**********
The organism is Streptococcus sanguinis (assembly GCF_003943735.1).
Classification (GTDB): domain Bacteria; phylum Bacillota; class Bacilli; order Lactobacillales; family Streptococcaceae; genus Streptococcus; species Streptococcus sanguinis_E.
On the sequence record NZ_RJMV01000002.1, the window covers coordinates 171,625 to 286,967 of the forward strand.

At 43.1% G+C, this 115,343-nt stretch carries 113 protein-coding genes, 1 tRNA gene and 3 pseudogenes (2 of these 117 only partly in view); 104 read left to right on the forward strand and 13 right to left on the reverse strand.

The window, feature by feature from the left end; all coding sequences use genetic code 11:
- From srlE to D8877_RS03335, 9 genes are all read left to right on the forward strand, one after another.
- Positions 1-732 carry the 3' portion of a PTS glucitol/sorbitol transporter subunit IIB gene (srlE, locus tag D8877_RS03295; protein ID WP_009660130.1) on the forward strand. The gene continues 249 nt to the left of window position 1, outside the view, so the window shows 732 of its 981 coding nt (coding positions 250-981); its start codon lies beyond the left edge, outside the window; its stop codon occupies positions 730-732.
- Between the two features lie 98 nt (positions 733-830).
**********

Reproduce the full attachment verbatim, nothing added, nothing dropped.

The organism is Streptococcus sanguinis (assembly GCF_003943735.1).
Classification (GTDB): domain Bacteria; phylum Bacillota; class Bacilli; order Lactobacillales; family Streptococcaceae; genus Streptococcus; species Streptococcus sanguinis_E.
On the sequence record NZ_RJMV01000002.1, the window covers coordinates 171,625 to 286,967 of the forward strand.

At 43.1% G+C, this 115,343-nt stretch carries 113 protein-coding genes, 1 tRNA gene and 3 pseudogenes (2 of these 117 only partly in view); 104 read left to right on the forward strand and 13 right to left on the reverse strand.

The window, feature by feature from the left end; all coding sequences use genetic code 11:
- From srlE to D8877_RS03335, 9 genes are all read left to right on the forward strand, one after another.
- Positions 1-732 carry the 3' portion of a PTS glucitol/sorbitol transporter subunit IIB gene (srlE, locus tag D8877_RS03295; protein ID WP_009660130.1) on the forward strand. The gene continues 249 nt to the left of window position 1, outside the view, so the window shows 732 of its 981 coding nt (coding positions 250-981); its start codon lies beyond the left edge, outside the window; its stop codon occupies positions 730-732.
- Between the two features lie 98 nt (positions 733-830).